The Elm City Resident Card did not have revolutionary ambitions, according to Michael Wishnie, who runs the Workers and Immigrants Advocacy Clinic (WIRAC) at the Yale Law School. But the New Haven proposal went beyond recreation. It asked local police and businesses to accept the card as a form of identification. And it had another important goal: It would allow people to open bank accounts. This innovation made it the first municipal ID in the country with implications for residents’ economic livelihoods and legal concerns. Suddenly, New Haven was making the national news.
While New Haven still receives credit for being the city that led the way in the ID debate, its program is getting less attention these days, and the number of sign-ups has dwindled. To date, over 12,300 people have signed up for the card, but nearly half did so in its first year. Decreased press coverage and the disappearance of mobile sign-up units may have contributed to the slump in numbers. In 2013, there were only 1,234 cards issued. About 550 Yale students signed up as part of a “New Haven Solidarity Week” in the fall of 2007, demonstrating that the card was meant for all residents, not just undocumented individuals. But many current students have never heard of the card. With limited use across the city, there is a renewed concern that the card will become a sort of scarlet letter for the undocumented.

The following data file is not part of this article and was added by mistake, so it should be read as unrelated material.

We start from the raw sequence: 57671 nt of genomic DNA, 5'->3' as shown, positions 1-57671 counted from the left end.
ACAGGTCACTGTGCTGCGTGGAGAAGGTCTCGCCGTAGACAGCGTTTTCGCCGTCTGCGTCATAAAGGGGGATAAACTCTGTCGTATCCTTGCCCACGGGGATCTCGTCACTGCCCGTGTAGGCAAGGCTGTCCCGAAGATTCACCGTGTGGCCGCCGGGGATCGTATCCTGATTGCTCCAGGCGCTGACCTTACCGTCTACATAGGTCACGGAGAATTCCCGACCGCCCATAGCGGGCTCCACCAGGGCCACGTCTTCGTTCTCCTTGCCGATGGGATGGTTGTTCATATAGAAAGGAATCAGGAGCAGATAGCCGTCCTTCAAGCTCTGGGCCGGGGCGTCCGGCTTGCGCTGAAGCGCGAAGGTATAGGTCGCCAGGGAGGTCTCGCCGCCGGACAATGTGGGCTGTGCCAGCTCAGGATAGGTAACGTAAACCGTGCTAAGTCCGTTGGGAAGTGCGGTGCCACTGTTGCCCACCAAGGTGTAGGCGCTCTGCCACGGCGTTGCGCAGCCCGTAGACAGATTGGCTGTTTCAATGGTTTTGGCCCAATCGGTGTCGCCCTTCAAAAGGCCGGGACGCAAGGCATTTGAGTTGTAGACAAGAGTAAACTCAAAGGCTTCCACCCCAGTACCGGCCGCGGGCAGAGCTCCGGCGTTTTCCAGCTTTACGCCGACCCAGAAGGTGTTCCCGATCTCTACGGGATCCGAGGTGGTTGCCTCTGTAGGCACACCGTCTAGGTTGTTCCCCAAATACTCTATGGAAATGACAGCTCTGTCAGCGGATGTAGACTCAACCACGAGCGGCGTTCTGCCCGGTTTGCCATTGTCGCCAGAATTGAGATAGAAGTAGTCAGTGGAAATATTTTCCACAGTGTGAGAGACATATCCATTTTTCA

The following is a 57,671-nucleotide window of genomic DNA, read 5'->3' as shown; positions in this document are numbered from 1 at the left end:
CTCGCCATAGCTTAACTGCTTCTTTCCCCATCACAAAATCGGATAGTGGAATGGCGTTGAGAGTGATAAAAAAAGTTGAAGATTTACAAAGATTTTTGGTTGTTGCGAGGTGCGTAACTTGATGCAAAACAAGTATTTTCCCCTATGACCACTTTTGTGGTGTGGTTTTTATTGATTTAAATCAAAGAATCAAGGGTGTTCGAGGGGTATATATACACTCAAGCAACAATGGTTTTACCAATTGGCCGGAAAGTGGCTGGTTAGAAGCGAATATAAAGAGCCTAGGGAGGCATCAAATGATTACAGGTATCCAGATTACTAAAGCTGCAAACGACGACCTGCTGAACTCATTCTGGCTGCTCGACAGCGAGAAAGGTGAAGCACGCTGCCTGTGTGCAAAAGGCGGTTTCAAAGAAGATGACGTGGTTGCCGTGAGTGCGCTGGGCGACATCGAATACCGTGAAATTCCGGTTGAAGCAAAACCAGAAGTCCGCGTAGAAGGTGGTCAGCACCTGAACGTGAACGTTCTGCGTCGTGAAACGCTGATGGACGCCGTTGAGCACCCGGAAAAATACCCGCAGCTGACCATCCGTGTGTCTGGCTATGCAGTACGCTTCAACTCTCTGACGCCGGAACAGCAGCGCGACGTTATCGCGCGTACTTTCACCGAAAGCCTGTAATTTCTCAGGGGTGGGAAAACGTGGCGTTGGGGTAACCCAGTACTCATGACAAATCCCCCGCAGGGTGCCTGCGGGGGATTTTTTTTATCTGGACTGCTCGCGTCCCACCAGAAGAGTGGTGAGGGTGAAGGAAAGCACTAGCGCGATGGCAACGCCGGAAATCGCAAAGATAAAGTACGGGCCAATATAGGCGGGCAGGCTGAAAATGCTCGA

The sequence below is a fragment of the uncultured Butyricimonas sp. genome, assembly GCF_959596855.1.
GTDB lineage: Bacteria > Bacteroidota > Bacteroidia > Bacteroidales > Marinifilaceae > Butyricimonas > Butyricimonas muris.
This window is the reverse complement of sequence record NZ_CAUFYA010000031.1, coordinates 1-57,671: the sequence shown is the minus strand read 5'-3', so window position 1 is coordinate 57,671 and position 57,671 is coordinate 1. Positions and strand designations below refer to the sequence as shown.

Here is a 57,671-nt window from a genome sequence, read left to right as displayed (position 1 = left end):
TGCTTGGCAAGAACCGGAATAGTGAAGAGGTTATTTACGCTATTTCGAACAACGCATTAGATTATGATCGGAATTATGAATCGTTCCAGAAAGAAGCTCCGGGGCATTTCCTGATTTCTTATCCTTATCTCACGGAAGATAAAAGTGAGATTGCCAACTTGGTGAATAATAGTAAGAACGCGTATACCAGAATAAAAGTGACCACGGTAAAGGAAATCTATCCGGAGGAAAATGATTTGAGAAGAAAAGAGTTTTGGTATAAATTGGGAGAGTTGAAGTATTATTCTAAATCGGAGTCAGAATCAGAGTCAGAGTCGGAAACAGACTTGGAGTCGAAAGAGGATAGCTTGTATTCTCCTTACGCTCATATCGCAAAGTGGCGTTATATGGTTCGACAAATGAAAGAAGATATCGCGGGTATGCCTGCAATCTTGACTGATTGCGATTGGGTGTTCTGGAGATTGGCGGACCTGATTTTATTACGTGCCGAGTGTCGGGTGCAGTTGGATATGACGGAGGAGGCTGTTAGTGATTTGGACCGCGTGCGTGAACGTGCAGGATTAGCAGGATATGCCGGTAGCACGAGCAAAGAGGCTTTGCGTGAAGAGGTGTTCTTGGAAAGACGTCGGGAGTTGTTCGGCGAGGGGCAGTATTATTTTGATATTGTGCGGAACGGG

It also turns out that some just won’t buy into the city’s dream. Major banks do not accept the card, so the problem of “unbanked” residents remains unsolved. When customers try to pay for purchases with a check or credit card, businesses sometimes refuse to accept the card as a valid form of identification. The ID was never reformatted to work with the city’s current electronic parking meters, and the original proposal to make it a low-value debit card never took off.
Yet, as far as former Mayor John DeStefano is concerned, the federal government is the one making the mistakes. When I met him for coffee on an April morning, he calls its immigration policy “fundamentally broken and incoherent.” Dressed in a white shirt and a grey suit appropriate for his job as Executive Vice President of Start Community Bank—one of the few that fully accepts the Elm City Resident Card—DeStefano tells me that his aim was always to create “an open and welcoming community.” His smiling face appeared on the first sample ID, dated May 7, 2007, below the banner: “New Haven: It All Happens Here.”
In his view, New Haven took a bold stand against the federal giant. Complicating the matter, the government did not act with a single voice; even when the Attorney General and other federal agencies approved plans for the card, the Department of Homeland Security remained wary. Chertoff, the Secretary of Homeland Security, told the Yale Daily News in April 2008, a year after the card’s aldermanic approval: “I don’t think that having identifications to enable people to live illegally is a good thing…It’s inconsistent with the law as we have it.”